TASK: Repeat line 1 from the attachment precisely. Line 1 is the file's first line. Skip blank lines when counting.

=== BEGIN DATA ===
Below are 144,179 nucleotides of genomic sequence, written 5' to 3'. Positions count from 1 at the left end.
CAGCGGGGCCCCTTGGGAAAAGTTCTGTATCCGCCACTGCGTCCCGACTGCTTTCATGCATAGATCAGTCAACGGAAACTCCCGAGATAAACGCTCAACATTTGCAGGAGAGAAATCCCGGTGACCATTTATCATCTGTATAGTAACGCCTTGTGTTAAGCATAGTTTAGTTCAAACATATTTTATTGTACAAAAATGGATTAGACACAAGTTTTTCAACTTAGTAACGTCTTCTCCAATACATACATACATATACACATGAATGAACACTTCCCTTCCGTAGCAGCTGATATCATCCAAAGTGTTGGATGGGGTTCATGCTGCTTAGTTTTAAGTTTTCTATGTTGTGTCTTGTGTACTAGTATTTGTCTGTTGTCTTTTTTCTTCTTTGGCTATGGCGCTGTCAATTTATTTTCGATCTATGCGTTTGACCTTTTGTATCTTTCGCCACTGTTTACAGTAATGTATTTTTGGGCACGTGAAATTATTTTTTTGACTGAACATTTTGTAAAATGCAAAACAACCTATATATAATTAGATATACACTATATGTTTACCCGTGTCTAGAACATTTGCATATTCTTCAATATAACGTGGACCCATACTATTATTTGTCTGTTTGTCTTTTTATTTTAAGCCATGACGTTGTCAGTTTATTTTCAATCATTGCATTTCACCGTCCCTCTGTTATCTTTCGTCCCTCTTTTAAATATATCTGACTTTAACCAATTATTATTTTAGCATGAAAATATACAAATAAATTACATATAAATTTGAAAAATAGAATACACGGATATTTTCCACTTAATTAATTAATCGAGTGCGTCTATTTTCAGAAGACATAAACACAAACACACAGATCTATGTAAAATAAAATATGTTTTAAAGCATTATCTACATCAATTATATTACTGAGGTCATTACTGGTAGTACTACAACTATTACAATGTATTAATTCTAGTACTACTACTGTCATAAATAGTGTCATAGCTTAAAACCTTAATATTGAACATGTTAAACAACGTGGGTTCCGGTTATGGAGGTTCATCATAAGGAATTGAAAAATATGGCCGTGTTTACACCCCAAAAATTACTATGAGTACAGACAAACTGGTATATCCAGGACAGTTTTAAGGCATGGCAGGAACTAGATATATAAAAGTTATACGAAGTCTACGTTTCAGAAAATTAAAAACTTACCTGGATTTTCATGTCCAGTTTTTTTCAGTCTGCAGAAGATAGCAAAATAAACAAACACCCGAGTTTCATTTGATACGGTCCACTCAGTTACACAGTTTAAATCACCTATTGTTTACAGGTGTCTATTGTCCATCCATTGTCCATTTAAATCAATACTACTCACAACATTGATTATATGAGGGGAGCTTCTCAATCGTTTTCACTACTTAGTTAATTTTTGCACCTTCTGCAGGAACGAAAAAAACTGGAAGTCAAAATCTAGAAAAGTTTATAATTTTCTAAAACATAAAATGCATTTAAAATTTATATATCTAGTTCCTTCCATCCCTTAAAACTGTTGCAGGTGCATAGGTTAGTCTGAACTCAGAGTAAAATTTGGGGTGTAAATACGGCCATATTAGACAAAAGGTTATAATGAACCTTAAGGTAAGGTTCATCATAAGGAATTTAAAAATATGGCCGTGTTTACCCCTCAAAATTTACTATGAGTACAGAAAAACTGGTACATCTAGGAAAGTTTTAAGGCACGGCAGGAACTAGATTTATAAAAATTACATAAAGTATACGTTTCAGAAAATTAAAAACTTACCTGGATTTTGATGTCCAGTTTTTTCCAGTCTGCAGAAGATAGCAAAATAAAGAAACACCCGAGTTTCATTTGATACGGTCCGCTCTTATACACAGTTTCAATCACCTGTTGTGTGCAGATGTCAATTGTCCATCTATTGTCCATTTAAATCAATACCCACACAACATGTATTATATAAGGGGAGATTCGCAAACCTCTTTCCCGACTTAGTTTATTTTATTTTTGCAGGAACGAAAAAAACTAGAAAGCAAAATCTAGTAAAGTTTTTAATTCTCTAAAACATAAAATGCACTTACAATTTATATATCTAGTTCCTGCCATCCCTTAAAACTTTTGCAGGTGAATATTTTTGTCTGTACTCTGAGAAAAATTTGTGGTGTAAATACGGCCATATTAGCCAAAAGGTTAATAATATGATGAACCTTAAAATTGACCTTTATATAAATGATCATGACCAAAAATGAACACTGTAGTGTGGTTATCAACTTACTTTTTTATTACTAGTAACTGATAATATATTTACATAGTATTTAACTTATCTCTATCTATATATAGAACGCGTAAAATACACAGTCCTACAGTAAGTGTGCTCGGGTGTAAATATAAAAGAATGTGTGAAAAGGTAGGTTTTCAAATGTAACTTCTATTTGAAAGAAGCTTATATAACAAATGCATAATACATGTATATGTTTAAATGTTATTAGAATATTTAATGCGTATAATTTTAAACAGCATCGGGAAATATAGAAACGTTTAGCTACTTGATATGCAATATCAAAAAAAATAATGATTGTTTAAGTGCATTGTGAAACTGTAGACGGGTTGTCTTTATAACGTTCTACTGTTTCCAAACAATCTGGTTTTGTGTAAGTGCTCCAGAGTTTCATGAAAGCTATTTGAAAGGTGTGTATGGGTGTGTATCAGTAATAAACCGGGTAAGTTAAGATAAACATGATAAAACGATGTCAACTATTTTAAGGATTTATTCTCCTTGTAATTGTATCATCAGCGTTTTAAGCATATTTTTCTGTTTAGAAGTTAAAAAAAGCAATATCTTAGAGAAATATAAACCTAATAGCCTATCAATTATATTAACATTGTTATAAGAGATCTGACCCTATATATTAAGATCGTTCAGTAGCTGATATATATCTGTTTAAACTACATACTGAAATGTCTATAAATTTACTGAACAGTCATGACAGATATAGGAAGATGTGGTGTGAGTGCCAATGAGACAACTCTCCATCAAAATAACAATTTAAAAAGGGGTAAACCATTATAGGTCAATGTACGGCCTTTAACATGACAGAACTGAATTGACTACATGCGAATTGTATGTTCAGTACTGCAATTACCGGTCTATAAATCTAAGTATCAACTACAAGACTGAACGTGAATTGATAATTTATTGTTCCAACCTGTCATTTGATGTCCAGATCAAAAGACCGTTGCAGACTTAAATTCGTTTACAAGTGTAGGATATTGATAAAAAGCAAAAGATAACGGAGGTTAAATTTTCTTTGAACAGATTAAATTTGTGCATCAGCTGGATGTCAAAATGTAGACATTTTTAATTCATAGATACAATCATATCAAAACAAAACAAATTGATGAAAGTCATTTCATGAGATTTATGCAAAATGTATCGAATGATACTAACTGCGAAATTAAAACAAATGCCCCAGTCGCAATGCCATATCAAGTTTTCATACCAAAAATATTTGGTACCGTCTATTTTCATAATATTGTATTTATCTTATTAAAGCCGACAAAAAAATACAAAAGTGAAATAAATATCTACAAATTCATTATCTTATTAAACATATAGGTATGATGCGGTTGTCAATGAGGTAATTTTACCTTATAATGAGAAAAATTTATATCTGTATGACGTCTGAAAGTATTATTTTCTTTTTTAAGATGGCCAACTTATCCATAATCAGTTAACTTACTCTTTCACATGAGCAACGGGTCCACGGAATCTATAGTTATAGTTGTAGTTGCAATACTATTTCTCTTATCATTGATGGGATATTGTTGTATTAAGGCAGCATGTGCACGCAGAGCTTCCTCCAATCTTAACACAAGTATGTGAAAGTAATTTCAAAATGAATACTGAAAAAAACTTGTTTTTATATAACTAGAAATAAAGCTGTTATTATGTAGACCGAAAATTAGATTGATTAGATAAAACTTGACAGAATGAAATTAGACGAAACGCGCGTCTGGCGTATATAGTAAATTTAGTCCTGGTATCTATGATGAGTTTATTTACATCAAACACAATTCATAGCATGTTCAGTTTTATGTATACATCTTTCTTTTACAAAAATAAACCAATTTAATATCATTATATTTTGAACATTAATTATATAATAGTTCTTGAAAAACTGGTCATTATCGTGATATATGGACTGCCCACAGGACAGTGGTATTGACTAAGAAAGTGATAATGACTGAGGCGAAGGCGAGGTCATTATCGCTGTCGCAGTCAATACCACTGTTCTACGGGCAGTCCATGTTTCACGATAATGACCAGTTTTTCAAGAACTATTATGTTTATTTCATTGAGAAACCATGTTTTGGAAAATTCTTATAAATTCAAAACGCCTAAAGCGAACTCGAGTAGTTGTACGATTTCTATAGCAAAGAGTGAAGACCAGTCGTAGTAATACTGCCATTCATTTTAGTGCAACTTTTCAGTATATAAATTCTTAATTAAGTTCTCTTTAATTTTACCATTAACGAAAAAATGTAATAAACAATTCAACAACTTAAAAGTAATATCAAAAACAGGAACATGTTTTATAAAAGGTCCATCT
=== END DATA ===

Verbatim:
Below are 144,179 nucleotides of genomic sequence, written 5' to 3'. Positions count from 1 at the left end.